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I'd just like to ask about networking... I'm a total novice to networking so I'm sorry if this isn't possible but I think it is.

I have 2 Sky SR101 routers. One is connected to the modem and currently hosts all the devices in the house (54 total). I live with my dad and grandparents, who own most of the devices. I only own 4 of them (not including the second router).

The main router has the IP address 192.168.0.1, and subnet mask 255.255.255.0 by default.

If it's possible, I'd like to make a subnet, where most of the devices still reside on one subnet (eg, 192.168.0.x) and my four devices reside on another subnet (eg 192.168.1.x) using the spare second router. I've looked for tutorials on the Internet about how to do this but they really overcomplicate it and don't even tell you how to configure the router with the numbers you come out with.

Again, if possible, these subnets should be able to communicate individually with the Internet but not with each other, as the whole reason for this idea is my dad constantly messing with my PC and chromecast.

I've done some research and I understand that I need to use the subnet mask 255.255.255.192 to allow 4 subnets, as 255.255.255.128 seems to be flaky as many people say it doesn't work but many say it does.

I can get the two routers working if I have one network use addresses 192.168.0.1 - 62, and another using 192.168.0.63 - 128, but when I do this the devices completely bypass the second router, essentially just using it as a switch, and use the DHCP server from the main router which just means it's still accessible by my dad's annoying tricks. If I set the secondary network to use 192.168.1.x then there's no Internet access, and the devices still sometimes use the DHCP server from the main router, giving them a 192.168.0.x address.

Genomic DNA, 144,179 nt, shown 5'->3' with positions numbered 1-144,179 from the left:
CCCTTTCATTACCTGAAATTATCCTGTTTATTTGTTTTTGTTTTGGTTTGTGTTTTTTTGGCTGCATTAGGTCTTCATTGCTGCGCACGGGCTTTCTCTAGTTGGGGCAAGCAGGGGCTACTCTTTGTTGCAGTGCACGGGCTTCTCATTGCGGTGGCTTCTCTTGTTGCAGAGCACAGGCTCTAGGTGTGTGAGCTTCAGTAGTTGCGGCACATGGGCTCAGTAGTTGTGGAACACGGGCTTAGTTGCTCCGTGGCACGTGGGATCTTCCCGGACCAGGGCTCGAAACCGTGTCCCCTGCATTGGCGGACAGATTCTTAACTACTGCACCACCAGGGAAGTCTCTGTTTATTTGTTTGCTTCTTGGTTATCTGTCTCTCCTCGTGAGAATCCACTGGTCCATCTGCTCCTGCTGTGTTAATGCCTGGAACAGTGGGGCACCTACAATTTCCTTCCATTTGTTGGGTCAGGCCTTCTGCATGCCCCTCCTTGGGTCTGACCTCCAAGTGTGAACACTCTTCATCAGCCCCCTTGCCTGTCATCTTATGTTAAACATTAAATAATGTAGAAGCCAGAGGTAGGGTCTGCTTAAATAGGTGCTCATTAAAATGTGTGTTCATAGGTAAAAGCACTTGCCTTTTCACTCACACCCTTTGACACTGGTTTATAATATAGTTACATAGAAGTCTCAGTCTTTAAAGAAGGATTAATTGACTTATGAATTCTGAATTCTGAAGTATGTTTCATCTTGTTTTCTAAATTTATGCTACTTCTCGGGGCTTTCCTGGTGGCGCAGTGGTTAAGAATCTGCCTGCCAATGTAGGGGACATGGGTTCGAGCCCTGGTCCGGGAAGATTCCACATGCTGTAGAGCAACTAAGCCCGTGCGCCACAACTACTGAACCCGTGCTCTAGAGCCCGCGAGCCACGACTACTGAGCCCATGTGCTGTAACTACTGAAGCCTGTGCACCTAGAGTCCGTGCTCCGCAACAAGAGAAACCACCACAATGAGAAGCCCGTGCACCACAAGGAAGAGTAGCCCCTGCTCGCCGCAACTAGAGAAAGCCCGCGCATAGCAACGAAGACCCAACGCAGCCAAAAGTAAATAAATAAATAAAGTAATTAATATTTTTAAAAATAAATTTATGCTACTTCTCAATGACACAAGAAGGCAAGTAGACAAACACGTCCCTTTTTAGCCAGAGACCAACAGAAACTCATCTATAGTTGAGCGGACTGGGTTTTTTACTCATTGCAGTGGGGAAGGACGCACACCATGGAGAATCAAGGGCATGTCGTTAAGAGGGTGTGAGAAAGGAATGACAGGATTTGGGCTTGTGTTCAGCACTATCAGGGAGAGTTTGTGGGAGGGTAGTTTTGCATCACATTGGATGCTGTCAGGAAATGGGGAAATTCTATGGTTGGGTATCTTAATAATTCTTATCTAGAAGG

Any help is much appreciated as I'm still just a noob. Many thanks!

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Put your 2nd router as a normal device under the 1st Router. Your 2nd router will have the "WAN" IP of 192.168.0.x, but you can set up your own "internal" IP of 192.168.1.x/255.255.255.0.

This means all devices connected to your 2nd router will have IP of 192.168.1.x, and will have internet connectivity, but anything on the "WAN" side (general internet, and devices on the 1st router with IP of 192.168.0.x) will not be able to see inside into the 192.168.1.x range.

              +-----------+
              |  Internet |
              |           |
              +-----------+
                    |
                    |
                    |
             +------------+
             | SR101      | 192.168.0.x
             | 1st Router | DHCP
             +------------+
                    |
                    |
                    | 192.168.0.y (uplink/WAN)
+------------+------------+-------------------+
             | SR101      |
             | 2nd Router |
             +------------+
               |      |     192.168.1.x
        +--------+    |     DHCP
        | Device1|    |
        +--------+    |
               +-------+
               |Device2|
               +-------+

I hope this make sense.

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  • That's the setup I've tried before. But in that configuration, the routers won't communicate with each other and the devices attached to router #2 still get DHCP from router #1. Giving them an IP of 192.168.0.x, but when manually connected to router #2, they have no Internet connectivity. – Brandon Powell Jan 16 '18 at 9:13
  • I just noticed that that SR101 router does not have any any WAN uplink unless using its ADSL port (apologies as I'm not familiar with this model of router specifically). So unless you can configure one of the port as WAN and the rest as normal - that won't work. You may need a different router as your 2nd one. – Darius Jan 16 '18 at 9:29
  • Thanks Darius, you were right. I bought a TP-LINK WR841N router and set its firewall to control access to the other subnet and everything works perfectly. Now that I know what to do, in the future I can upgrade to a not-so-cheap router. Thanks your help! – Brandon Powell Jan 16 '18 at 22:46

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